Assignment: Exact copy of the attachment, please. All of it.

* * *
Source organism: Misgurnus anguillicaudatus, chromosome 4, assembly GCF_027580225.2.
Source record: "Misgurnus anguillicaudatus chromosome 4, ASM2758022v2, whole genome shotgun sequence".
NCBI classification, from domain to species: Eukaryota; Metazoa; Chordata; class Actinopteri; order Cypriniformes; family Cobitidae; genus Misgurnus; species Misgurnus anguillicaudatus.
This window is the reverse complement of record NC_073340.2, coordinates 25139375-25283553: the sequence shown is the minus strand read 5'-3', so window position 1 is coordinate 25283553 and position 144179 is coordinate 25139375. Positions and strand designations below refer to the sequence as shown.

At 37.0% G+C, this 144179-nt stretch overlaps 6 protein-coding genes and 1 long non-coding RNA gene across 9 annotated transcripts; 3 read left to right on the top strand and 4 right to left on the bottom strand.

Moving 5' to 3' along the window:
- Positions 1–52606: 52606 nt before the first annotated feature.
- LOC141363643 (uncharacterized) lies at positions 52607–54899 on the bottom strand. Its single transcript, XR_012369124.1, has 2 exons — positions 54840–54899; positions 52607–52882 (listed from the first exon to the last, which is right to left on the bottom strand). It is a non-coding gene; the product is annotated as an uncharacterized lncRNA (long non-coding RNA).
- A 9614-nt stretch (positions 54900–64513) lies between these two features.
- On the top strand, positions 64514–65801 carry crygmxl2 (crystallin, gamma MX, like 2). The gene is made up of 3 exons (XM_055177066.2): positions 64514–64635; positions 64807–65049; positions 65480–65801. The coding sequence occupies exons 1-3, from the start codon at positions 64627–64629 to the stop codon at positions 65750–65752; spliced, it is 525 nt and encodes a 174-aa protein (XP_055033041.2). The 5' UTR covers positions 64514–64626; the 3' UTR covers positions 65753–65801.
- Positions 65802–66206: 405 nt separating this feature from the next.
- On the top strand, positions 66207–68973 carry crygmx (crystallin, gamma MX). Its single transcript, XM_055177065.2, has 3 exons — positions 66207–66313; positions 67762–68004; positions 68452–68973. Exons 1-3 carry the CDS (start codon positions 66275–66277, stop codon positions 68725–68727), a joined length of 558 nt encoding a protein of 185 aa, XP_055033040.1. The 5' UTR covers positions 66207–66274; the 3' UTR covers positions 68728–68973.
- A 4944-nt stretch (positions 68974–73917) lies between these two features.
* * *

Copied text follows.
Source organism: Misgurnus anguillicaudatus, chromosome 4, assembly GCF_027580225.2.
Source record: "Misgurnus anguillicaudatus chromosome 4, ASM2758022v2, whole genome shotgun sequence".
NCBI classification, from domain to species: Eukaryota; Metazoa; Chordata; class Actinopteri; order Cypriniformes; family Cobitidae; genus Misgurnus; species Misgurnus anguillicaudatus.
This window is the reverse complement of record NC_073340.2, coordinates 25139375-25283553: the sequence shown is the minus strand read 5'-3', so window position 1 is coordinate 25283553 and position 144179 is coordinate 25139375. Positions and strand designations below refer to the sequence as shown.

At 37.0% G+C, this 144179-nt stretch overlaps 6 protein-coding genes and 1 long non-coding RNA gene across 9 annotated transcripts; 3 read left to right on the top strand and 4 right to left on the bottom strand.

Moving 5' to 3' along the window:
- Positions 1–52606: 52606 nt before the first annotated feature.
- LOC141363643 (uncharacterized) lies at positions 52607–54899 on the bottom strand. Its single transcript, XR_012369124.1, has 2 exons — positions 54840–54899; positions 52607–52882 (listed from the first exon to the last, which is right to left on the bottom strand). It is a non-coding gene; the product is annotated as an uncharacterized lncRNA (long non-coding RNA).
- A 9614-nt stretch (positions 54900–64513) lies between these two features.
- On the top strand, positions 64514–65801 carry crygmxl2 (crystallin, gamma MX, like 2). The gene is made up of 3 exons (XM_055177066.2): positions 64514–64635; positions 64807–65049; positions 65480–65801. The coding sequence occupies exons 1-3, from the start codon at positions 64627–64629 to the stop codon at positions 65750–65752; spliced, it is 525 nt and encodes a 174-aa protein (XP_055033041.2). The 5' UTR covers positions 64514–64626; the 3' UTR covers positions 65753–65801.
- Positions 65802–66206: 405 nt separating this feature from the next.
- On the top strand, positions 66207–68973 carry crygmx (crystallin, gamma MX). Its single transcript, XM_055177065.2, has 3 exons — positions 66207–66313; positions 67762–68004; positions 68452–68973. Exons 1-3 carry the CDS (start codon positions 66275–66277, stop codon positions 68725–68727), a joined length of 558 nt encoding a protein of 185 aa, XP_055033040.1. The 5' UTR covers positions 66207–66274; the 3' UTR covers positions 68728–68973.
- A 4944-nt stretch (positions 68974–73917) lies between these two features.